Something to smile about


Now and then, a story comes along that makes me really glad to be a journalist. Of course, every story matters to me, and it’s always satisfying to work at a job in which you can learn something useful—and often enlightening—every day. But only a few stories over the years have truly moved me. This month’s feature article “Walter’s Kids” (page 72) is one of them. Due to a pressing personal issue on the day of the interview, I didn’t get to spend as much time chatting with Newark (Ohio) High School special education teacher Walter Gloshinski as I would have liked. I had to cut the interview a little short and rush off. I regret that, because there was so much more to talk about.

Walter’s calling—and make no mistake, it is a calling—is fraught with challenges. He teaches special needs students with cognitive delays and learning disabilities that will make it difficult for them to earn a living in adulthood. Our fast-paced, technology-obsessed society tends to write these folks off entirely, and many will remain dependent on their parents or other caretakers for their entire lives. But it’s incorrect to assume that people with special needs can’t contribute to society. Many of them can, and that’s what Walter has demonstrated with his unique operation, Smiling With Hope Bakery.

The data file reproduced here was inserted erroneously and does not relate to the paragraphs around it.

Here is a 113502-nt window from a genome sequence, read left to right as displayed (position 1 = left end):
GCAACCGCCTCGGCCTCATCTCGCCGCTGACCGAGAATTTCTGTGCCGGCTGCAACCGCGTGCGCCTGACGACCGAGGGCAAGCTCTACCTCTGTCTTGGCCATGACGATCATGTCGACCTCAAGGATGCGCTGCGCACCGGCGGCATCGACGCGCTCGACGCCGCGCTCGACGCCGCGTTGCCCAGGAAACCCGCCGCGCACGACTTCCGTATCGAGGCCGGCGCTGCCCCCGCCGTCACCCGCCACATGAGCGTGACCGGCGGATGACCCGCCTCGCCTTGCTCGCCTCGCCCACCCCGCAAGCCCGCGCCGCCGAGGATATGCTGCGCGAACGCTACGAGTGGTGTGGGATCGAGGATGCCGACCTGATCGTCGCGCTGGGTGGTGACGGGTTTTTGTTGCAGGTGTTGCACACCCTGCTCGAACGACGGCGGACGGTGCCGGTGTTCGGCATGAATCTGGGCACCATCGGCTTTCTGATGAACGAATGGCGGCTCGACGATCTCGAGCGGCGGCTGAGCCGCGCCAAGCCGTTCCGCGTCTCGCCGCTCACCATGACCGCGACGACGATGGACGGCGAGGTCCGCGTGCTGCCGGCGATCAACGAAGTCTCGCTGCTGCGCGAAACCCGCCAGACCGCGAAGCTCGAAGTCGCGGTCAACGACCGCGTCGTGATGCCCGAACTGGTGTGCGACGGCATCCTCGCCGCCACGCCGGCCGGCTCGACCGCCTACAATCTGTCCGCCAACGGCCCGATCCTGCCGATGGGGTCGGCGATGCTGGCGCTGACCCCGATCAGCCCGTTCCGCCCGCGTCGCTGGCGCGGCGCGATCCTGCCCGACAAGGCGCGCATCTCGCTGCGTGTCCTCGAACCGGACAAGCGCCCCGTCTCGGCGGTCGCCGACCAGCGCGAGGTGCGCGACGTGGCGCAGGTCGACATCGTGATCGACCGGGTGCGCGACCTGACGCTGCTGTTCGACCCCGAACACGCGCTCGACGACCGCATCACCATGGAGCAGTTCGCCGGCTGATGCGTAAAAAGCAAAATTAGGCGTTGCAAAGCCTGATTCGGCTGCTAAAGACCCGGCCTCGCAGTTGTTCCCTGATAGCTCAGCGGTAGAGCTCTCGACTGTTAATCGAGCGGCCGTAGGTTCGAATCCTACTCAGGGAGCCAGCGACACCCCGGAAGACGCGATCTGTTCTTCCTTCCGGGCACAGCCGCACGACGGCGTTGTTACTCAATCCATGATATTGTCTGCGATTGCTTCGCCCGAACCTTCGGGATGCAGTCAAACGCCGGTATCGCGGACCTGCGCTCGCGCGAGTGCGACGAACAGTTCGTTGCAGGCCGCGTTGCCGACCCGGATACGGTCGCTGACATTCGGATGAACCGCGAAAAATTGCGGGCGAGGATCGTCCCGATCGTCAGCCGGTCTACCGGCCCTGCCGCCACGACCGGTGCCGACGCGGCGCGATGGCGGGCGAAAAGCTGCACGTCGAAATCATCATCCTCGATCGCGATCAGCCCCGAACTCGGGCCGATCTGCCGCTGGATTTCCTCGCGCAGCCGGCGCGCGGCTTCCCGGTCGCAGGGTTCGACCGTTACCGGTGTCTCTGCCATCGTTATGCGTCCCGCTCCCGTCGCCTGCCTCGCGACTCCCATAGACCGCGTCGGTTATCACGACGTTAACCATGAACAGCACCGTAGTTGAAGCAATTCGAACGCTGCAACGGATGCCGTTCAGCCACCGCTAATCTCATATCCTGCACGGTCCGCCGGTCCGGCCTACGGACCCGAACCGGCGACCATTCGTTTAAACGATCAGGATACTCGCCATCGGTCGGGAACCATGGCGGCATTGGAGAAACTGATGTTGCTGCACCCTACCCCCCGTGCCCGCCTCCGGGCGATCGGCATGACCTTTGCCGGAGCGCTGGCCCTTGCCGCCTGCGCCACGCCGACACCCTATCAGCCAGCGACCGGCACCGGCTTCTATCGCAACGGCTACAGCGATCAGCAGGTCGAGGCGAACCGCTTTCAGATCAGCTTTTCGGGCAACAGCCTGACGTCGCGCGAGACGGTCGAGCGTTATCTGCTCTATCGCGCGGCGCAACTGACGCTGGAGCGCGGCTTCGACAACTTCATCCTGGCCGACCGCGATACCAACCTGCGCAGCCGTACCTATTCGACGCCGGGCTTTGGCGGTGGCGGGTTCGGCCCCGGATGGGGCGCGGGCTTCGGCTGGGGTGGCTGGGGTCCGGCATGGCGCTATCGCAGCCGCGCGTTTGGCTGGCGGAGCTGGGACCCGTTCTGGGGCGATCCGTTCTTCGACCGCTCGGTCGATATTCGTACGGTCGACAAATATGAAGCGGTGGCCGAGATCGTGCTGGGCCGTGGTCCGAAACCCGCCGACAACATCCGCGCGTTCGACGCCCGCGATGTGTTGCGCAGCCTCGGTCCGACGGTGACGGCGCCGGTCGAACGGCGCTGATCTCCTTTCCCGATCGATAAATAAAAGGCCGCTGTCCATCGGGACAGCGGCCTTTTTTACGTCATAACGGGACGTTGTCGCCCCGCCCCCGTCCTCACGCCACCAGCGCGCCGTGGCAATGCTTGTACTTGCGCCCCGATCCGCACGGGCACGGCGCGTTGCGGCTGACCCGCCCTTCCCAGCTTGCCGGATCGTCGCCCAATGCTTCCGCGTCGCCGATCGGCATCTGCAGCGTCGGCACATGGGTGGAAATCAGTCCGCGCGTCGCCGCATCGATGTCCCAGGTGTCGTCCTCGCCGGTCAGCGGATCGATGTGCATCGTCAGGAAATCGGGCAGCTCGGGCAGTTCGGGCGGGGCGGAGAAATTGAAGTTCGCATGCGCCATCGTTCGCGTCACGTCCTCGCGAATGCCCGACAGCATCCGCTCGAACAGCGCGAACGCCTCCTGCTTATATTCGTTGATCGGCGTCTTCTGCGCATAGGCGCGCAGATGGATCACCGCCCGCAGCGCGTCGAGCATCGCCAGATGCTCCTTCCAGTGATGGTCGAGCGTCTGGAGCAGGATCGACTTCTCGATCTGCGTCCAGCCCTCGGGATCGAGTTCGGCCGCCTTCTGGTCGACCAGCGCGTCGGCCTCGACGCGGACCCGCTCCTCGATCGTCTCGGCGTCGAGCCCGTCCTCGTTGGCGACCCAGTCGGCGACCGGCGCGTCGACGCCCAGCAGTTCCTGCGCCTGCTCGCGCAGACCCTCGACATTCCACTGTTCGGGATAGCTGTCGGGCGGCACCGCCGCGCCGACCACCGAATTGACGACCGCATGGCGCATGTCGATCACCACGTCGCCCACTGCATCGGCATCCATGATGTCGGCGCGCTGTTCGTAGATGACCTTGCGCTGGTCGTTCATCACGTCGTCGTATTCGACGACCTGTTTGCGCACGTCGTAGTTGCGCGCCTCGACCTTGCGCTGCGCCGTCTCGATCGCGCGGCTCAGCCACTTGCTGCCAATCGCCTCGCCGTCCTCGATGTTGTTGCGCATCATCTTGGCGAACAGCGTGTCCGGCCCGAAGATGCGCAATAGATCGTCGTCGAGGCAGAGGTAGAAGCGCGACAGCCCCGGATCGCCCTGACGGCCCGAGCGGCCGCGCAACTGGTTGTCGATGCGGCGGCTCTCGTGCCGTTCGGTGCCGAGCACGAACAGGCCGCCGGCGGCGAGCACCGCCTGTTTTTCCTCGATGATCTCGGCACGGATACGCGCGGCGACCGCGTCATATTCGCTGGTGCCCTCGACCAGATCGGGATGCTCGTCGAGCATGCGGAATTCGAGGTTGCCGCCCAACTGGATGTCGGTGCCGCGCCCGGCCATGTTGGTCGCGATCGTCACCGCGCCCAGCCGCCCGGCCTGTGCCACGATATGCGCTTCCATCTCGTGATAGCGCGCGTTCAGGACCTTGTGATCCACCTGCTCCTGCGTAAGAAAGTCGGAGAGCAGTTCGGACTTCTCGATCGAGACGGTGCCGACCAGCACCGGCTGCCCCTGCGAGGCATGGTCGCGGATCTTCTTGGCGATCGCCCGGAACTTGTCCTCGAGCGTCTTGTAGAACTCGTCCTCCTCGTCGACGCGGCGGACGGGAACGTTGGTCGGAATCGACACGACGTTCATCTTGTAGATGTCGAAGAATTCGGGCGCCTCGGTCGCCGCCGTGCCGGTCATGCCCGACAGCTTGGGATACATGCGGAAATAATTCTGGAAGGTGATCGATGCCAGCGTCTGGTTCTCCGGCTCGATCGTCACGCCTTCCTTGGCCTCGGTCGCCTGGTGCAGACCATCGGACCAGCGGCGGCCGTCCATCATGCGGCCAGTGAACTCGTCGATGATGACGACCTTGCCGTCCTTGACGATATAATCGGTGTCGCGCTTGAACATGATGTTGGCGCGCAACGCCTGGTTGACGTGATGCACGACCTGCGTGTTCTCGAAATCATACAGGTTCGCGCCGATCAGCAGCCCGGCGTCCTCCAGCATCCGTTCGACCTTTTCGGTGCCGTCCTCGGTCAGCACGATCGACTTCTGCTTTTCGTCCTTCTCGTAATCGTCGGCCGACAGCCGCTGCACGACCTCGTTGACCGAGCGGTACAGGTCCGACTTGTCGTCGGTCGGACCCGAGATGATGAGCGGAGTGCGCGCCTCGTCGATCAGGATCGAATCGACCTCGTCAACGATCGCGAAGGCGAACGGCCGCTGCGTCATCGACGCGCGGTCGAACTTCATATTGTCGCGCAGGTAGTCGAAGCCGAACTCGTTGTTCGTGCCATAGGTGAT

Walter’s students may not be able to run a POS system, but they can wash dishes, mop floors and scrub counters with the best of them. Some can serve customers, and others do everything from stretching and tossing dough to prepping the pie and firing it up in the oven. As Walter explains, they comprise an untapped labor force, capable of entry-level restaurant work and perfectly content to stay on the same job forever.

Walter has placed many of his students in local foodservice jobs, and other area companies and schools support his efforts by contracting with him to provide everything from healthy chocolate chip cookies to doggie biscuits. And as if Walter’s own dedication isn’t heartwarming enough, many others have come forward to support the cause. “I’ve learned that society wants to help, but they just don’t know how,” Walter told me. “I’ve been blessed to have so many people in the right positions in our corner, from superintendents, principals and boards of education to chambers of commerce. With pizza, we’ve crossed every line of politics, race, religion and socioeconomic status. Everybody likes pizza. It brings us all together. And my students love to serve pizza and make people happy.”

As Walter points out, there is no shortage of people with developmental disabilities, and many of them will make hardworking restaurant employees for life. So check out the article about Walter, and, if his story moves you like it moved me, contact your local or state agency that assists the disabled community and give these folks a try. Let us know how it goes!